The Paris Review

Booze in the USSR

P. Letunov, text reads: “Either, or,” with the bottle labeled “vodka,” 1983.

In the American imagination, the Russians are a vodka-loving people, every last one of them. They gargle with it. They water their plants with it. Their cars run on it. Is any of this true? Who cares? It feeds a treasured stereotype—the plump, stoical Russian, in some kind of furry ushanka, swilling that sweet, sweet fermented potato distillate until the first glimmer of dawn sweeps across the desolate, frozen Soviet horizon.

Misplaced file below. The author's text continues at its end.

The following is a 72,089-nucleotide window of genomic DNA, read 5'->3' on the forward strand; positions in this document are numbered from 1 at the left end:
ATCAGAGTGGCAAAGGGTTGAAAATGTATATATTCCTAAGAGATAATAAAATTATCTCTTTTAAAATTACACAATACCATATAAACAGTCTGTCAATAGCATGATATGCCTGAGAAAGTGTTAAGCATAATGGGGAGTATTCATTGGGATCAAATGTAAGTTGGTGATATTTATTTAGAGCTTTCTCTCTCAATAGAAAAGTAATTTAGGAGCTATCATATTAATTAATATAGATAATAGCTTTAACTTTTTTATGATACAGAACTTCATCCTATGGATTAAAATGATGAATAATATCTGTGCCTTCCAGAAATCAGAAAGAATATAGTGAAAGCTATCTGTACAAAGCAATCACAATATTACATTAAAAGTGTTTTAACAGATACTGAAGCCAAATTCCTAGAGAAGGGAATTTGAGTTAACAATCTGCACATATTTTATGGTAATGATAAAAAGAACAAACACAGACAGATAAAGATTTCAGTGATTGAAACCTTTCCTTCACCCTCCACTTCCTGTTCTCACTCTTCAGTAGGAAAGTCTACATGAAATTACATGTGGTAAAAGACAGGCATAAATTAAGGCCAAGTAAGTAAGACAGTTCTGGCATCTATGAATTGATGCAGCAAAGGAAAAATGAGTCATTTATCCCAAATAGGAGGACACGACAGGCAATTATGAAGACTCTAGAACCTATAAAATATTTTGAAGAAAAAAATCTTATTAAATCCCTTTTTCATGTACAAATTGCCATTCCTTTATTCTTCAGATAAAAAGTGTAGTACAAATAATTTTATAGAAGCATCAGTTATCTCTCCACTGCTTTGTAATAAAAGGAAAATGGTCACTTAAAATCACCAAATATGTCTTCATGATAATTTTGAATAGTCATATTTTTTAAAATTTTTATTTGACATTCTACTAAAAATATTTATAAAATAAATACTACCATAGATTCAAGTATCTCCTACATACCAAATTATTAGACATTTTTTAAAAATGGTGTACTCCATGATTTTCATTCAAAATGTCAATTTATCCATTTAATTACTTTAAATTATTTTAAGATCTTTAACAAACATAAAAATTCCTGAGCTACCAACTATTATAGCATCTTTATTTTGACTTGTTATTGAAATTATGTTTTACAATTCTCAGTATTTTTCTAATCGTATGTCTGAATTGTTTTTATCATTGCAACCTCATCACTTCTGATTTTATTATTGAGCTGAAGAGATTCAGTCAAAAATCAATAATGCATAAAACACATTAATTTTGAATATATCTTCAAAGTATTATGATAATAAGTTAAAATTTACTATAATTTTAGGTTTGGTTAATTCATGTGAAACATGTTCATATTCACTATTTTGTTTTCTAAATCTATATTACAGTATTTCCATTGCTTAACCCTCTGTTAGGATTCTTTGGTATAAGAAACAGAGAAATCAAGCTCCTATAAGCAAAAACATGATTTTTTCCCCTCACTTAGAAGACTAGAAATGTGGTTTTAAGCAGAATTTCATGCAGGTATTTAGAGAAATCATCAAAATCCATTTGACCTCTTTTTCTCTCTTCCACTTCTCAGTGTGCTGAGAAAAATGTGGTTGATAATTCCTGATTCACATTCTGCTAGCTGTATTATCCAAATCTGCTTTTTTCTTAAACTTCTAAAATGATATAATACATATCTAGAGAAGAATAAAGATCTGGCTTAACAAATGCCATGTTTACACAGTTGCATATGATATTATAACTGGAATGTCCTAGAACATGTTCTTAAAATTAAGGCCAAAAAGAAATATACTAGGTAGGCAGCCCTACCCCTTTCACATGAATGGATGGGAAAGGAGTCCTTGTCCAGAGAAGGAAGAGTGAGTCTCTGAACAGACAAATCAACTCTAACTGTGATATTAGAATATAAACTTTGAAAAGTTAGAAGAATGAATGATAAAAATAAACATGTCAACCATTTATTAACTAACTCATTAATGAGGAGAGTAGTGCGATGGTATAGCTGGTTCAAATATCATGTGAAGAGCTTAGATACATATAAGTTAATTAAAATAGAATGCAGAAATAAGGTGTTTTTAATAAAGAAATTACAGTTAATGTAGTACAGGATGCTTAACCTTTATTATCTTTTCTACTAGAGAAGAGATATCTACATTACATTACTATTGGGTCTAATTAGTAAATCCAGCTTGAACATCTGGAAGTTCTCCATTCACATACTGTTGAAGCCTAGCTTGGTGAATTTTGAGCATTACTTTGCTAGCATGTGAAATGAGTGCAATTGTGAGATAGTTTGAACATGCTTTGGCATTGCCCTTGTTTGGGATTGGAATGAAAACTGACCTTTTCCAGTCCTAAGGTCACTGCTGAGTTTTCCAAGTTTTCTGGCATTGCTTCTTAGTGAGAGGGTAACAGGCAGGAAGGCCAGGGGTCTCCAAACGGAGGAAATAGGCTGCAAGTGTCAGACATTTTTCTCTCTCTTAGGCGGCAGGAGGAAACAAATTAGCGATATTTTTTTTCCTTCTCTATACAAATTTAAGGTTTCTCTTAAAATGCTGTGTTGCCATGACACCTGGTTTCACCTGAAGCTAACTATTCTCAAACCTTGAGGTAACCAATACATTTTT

But get. It’s true! Even Tolstoy himself, one of the few Russians that Americans pretend to know and care about, eschewed the bottle. After his wild, drunken youth, he founded a temperance society, the Union Against Drunkenness, and he hoped to affix a label to all vodka bottles marking them as poison—with a skull and crossbones, the whole works. In an 1890 essay called “Why Do Men Stupefy Themselves?” he comes off as a total killjoy: 

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